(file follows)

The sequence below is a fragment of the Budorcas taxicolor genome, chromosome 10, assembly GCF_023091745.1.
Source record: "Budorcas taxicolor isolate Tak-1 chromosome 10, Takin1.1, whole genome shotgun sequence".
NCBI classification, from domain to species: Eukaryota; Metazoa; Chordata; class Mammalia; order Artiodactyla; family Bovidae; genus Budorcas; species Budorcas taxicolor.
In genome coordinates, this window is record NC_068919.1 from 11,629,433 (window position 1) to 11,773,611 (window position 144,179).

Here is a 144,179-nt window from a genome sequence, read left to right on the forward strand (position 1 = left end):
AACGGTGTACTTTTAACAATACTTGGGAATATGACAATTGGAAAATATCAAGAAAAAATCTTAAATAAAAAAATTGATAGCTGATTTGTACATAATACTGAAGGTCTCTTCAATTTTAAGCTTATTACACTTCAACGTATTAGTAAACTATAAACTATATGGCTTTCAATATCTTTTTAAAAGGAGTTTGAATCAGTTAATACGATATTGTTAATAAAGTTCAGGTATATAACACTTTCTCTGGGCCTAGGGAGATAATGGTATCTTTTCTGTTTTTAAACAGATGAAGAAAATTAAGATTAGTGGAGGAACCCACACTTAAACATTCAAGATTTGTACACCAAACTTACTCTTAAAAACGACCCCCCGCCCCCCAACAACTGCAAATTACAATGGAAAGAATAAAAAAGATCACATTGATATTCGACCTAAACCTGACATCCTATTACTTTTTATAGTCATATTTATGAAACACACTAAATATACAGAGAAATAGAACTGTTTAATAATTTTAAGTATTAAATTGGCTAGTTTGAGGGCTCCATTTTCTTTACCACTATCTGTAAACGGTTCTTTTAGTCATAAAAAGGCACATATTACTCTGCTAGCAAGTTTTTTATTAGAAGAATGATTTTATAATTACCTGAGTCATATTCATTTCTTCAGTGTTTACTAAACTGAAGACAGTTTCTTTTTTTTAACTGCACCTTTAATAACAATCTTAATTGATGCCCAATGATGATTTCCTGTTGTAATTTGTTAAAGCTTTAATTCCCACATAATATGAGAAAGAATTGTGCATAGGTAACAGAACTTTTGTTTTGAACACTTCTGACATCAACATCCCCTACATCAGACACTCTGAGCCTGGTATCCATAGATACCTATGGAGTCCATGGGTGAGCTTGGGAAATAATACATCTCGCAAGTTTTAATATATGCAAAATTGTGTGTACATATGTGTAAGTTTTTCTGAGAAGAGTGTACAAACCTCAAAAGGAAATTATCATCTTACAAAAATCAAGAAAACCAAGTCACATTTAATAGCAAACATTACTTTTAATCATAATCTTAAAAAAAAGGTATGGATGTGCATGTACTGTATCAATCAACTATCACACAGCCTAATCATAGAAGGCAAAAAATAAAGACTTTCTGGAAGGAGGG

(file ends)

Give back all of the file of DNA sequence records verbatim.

The sequence below is a fragment of the Budorcas taxicolor genome, chromosome 10, assembly GCF_023091745.1.
Source record: "Budorcas taxicolor isolate Tak-1 chromosome 10, Takin1.1, whole genome shotgun sequence".
NCBI classification, from domain to species: Eukaryota; Metazoa; Chordata; class Mammalia; order Artiodactyla; family Bovidae; genus Budorcas; species Budorcas taxicolor.
In genome coordinates, this window is record NC_068919.1 from 11,629,433 (window position 1) to 11,773,611 (window position 144,179).

Here is a 144,179-nt window from a genome sequence, read left to right on the forward strand (position 1 = left end):
AACGGTGTACTTTTAACAATACTTGGGAATATGACAATTGGAAAATATCAAGAAAAAATCTTAAATAAAAAAATTGATAGCTGATTTGTACATAATACTGAAGGTCTCTTCAATTTTAAGCTTATTACACTTCAACGTATTAGTAAACTATAAACTATATGGCTTTCAATATCTTTTTAAAAGGAGTTTGAATCAGTTAATACGATATTGTTAATAAAGTTCAGGTATATAACACTTTCTCTGGGCCTAGGGAGATAATGGTATCTTTTCTGTTTTTAAACAGATGAAGAAAATTAAGATTAGTGGAGGAACCCACACTTAAACATTCAAGATTTGTACACCAAACTTACTCTTAAAAACGACCCCCCGCCCCCCAACAACTGCAAATTACAATGGAAAGAATAAAAAAGATCACATTGATATTCGACCTAAACCTGACATCCTATTACTTTTTATAGTCATATTTATGAAACACACTAAATATACAGAGAAATAGAACTGTTTAATAATTTTAAGTATTAAATTGGCTAGTTTGAGGGCTCCATTTTCTTTACCACTATCTGTAAACGGTTCTTTTAGTCATAAAAAGGCACATATTACTCTGCTAGCAAGTTTTTTATTAGAAGAATGATTTTATAATTACCTGAGTCATATTCATTTCTTCAGTGTTTACTAAACTGAAGACAGTTTCTTTTTTTTAACTGCACCTTTAATAACAATCTTAATTGATGCCCAATGATGATTTCCTGTTGTAATTTGTTAAAGCTTTAATTCCCACATAATATGAGAAAGAATTGTGCATAGGTAACAGAACTTTTGTTTTGAACACTTCTGACATCAACATCCCCTACATCAGACACTCTGAGCCTGGTATCCATAGATACCTATGGAGTCCATGGGTGAGCTTGGGAAATAATACATCTCGCAAGTTTTAATATATGCAAAATTGTGTGTACATATGTGTAAGTTTTTCTGAGAAGAGTGTACAAACCTCAAAAGGAAATTATCATCTTACAAAAATCAAGAAAACCAAGTCACATTTAATAGCAAACATTACTTTTAATCATAATCTTAAAAAAAAGGTATGGATGTGCATGTACTGTATCAATCAACTATCACACAGCCTAATCATAGAAGGCAAAAAATAAAGACTTTCTGGAAGGAGGG